Deal on transition period after Brexit vital for Ireland

Three key points for State from British prime minister’s speech to UK business leaders

British prime minister Theresa May’s low tax rate pledge is an issue for Ireland. Photograph: Justin Tallis/AFP/Getty Images

British prime minister Theresa May’s low tax rate pledge is an issue for Ireland. Photograph: Justin Tallis/AFP/Getty Images

 

British prime minister Theresa May made a much-anticipated address to UK business leaders today. Here are the three key take-aways from an Irish point of view.

1. Commitment to a low corporation tax rate

The UK is already on track to reduce its corporation tax rate to 17 per cent by 2020. May said today that her intention was “not solely for the UK to have the lowest corporate tax rate in the G20 but also a tax system that is profoundly pro-innovation”.

The “spin” by her advisers is that if US president-elect Donald Trump fulfils his promise to cut the US rate to 15 per cent, then Britain will follow.

Trump does look likely to deliver lower corporation taxes, though whether the main US rate will fall from 35 per cent now to as low as 15 per cent is open to question.

As Trump negotiates with US Congress, some believe the number will be closer to 20 per cent.

Either way, for Ireland, this indicates that our low corporation tax rate of 12.5 per cent – while still at the lower end of the international average – will not be as big an incentive for foreign direct investment in future.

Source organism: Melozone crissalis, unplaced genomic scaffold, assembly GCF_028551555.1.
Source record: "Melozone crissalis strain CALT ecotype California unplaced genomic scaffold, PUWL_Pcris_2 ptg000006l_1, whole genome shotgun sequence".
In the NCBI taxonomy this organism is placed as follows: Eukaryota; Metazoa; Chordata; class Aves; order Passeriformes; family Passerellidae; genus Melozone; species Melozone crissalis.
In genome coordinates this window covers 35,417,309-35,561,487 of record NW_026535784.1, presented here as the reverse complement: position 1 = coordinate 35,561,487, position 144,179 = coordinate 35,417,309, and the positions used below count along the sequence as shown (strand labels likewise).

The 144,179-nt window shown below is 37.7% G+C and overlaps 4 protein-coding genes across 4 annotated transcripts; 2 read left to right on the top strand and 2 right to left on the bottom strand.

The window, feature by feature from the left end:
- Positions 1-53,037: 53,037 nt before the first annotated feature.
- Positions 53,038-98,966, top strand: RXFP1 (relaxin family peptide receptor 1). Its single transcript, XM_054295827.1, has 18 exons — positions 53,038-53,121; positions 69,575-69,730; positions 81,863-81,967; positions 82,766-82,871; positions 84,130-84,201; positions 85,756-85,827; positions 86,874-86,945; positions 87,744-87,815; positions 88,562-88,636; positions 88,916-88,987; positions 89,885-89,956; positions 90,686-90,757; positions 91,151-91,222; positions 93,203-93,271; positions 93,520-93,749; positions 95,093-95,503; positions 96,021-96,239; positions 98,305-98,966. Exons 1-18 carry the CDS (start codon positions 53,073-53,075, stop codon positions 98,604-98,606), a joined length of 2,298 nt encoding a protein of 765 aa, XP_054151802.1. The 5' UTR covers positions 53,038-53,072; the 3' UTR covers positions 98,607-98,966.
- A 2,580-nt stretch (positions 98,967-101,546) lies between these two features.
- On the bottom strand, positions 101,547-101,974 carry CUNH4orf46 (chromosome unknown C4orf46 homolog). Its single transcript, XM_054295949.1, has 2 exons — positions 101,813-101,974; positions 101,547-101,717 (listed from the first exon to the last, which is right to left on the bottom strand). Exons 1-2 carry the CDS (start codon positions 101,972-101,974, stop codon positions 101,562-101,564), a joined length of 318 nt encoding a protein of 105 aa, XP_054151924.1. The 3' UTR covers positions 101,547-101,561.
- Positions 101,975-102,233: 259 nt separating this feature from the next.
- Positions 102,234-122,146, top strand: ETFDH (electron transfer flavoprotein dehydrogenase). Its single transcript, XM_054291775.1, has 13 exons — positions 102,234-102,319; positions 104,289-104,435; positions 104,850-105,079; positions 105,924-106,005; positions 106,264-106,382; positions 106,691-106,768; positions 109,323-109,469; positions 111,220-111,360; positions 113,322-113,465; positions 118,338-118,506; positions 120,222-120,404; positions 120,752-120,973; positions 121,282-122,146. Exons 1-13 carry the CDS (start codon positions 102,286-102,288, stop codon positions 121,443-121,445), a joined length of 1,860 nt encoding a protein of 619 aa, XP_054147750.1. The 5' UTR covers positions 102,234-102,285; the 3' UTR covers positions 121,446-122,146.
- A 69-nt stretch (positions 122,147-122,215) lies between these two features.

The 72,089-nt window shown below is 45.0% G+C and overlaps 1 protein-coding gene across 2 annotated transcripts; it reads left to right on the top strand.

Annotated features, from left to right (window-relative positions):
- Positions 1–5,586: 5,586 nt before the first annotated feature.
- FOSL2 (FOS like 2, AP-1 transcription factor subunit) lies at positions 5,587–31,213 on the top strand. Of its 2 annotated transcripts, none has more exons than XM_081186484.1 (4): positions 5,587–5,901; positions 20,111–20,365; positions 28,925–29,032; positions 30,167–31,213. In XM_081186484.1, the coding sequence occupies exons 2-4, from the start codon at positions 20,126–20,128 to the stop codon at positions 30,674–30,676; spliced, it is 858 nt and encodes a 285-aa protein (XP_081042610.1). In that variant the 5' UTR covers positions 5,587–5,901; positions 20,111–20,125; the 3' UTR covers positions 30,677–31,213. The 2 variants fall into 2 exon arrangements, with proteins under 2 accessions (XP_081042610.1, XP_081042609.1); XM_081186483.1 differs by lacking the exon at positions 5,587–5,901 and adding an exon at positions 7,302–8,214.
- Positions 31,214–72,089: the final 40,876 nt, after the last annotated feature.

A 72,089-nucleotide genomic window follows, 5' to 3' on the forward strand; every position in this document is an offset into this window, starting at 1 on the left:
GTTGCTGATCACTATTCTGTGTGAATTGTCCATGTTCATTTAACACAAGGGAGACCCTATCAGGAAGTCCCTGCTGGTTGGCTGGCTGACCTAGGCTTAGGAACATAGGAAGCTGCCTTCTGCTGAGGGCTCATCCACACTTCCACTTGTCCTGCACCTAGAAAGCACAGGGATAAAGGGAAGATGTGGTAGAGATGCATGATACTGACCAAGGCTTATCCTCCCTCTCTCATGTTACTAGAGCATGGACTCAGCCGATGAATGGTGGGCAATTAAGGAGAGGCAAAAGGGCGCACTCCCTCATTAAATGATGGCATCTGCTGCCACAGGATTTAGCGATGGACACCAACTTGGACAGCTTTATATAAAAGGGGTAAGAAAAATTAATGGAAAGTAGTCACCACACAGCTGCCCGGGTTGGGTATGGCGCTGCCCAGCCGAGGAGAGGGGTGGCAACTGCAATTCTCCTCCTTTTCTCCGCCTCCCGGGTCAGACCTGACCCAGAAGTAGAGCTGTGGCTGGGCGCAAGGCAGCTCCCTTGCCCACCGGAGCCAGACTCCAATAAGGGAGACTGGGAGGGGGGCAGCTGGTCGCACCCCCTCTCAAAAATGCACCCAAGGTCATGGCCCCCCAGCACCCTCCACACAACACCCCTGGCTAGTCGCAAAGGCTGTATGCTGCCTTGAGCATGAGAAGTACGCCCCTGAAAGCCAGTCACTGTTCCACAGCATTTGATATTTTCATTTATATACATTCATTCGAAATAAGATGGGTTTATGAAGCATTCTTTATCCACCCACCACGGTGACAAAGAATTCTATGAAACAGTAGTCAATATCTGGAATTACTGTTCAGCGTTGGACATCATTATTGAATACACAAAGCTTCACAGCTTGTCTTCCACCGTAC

We will face new challenges, as the US strives to keep companies at home and the UK takes a more aggressive stance to attracting foreign direct investment (FDI).

2. Talk of a transitional period as the UK moves to Brexit

While the focus here may be on the comments on the corporation tax rate, this hint may be even more significant.

May says she was listening to warnings from the Confederation of Britain Industry (CBI) and others that business needed “clarity” and “people don’t want a cliff-edge”.

The most obvious “cliff-edge” would come when the UK leaves the EU – which could happen as early as March 2019 – but before it negotiates a new trading deal with Europe, which could take years.

Unless a transitional arrangement is put in place, trade barriers such a tariffs and quotas would immediately apply between the UK and Europe once Brexit actually happens – the cliff-edge.

May appears to be hinting that the British government is aware of this and may seek some kind of interim arrangement post-Brexit, while a new deal is being trashed out.

If this avoided significant trade barriers, this would be very much in Ireland’s interests. However, it remains to be seen whether it will be possible – given the bad blood between the UK and the rest of the EU.

3. Clear signals of a pro-business agenda

Ireland is in competition with the UK not only for FDI from the US but also for business investment in a range of areas.

Brexit will be a huge disruption to business in the UK, but May has signalled that the UK will try to up its game, not only by cutting tax but also by making the UK “ the global go-to place for scientists, innovators and tech investors”.

Whether this is more than words remains to be seen – and it is not clear, for example, how immigration controls and a desire to boost tech and innovation sit together.

But there will be competitive issues here for Ireland, particularly for mobile tech companies choosing whether to grow their businesses here or in the UK.

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